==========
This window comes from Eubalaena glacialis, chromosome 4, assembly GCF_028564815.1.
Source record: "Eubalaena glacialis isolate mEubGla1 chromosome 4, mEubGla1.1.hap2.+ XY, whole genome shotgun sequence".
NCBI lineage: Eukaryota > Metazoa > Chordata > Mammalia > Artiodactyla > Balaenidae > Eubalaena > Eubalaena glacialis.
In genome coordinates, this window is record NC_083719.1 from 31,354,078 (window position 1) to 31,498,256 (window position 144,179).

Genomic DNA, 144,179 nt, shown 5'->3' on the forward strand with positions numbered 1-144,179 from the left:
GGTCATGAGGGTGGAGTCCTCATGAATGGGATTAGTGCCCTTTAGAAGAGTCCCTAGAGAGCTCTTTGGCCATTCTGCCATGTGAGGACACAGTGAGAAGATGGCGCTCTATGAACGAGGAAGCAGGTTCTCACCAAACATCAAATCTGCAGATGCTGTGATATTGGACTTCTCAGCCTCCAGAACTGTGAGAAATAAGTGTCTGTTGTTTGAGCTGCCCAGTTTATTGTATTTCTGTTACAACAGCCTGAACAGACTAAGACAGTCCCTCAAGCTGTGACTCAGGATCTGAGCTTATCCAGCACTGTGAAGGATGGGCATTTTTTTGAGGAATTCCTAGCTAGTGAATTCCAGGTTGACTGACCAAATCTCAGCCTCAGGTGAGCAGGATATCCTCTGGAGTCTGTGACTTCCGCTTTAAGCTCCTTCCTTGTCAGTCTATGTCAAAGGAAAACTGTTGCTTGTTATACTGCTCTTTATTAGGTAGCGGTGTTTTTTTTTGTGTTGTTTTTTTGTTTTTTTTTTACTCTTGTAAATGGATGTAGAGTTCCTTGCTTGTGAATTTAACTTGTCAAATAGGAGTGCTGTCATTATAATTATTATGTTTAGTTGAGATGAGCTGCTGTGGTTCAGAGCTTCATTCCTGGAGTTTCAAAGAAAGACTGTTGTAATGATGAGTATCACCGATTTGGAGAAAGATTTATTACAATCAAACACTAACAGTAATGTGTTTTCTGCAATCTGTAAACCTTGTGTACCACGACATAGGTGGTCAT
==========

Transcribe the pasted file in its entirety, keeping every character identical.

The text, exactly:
This window comes from Eubalaena glacialis, chromosome 4, assembly GCF_028564815.1.
Source record: "Eubalaena glacialis isolate mEubGla1 chromosome 4, mEubGla1.1.hap2.+ XY, whole genome shotgun sequence".
NCBI lineage: Eukaryota > Metazoa > Chordata > Mammalia > Artiodactyla > Balaenidae > Eubalaena > Eubalaena glacialis.
In genome coordinates, this window is record NC_083719.1 from 31,354,078 (window position 1) to 31,498,256 (window position 144,179).

Genomic DNA, 144,179 nt, shown 5'->3' on the forward strand with positions numbered 1-144,179 from the left:
GGTCATGAGGGTGGAGTCCTCATGAATGGGATTAGTGCCCTTTAGAAGAGTCCCTAGAGAGCTCTTTGGCCATTCTGCCATGTGAGGACACAGTGAGAAGATGGCGCTCTATGAACGAGGAAGCAGGTTCTCACCAAACATCAAATCTGCAGATGCTGTGATATTGGACTTCTCAGCCTCCAGAACTGTGAGAAATAAGTGTCTGTTGTTTGAGCTGCCCAGTTTATTGTATTTCTGTTACAACAGCCTGAACAGACTAAGACAGTCCCTCAAGCTGTGACTCAGGATCTGAGCTTATCCAGCACTGTGAAGGATGGGCATTTTTTTGAGGAATTCCTAGCTAGTGAATTCCAGGTTGACTGACCAAATCTCAGCCTCAGGTGAGCAGGATATCCTCTGGAGTCTGTGACTTCCGCTTTAAGCTCCTTCCTTGTCAGTCTATGTCAAAGGAAAACTGTTGCTTGTTATACTGCTCTTTATTAGGTAGCGGTGTTTTTTTTTGTGTTGTTTTTTTGTTTTTTTTTTACTCTTGTAAATGGATGTAGAGTTCCTTGCTTGTGAATTTAACTTGTCAAATAGGAGTGCTGTCATTATAATTATTATGTTTAGTTGAGATGAGCTGCTGTGGTTCAGAGCTTCATTCCTGGAGTTTCAAAGAAAGACTGTTGTAATGATGAGTATCACCGATTTGGAGAAAGATTTATTACAATCAAACACTAACAGTAATGTGTTTTCTGCAATCTGTAAACCTTGTGTACCACGACATAGGTGGTCAT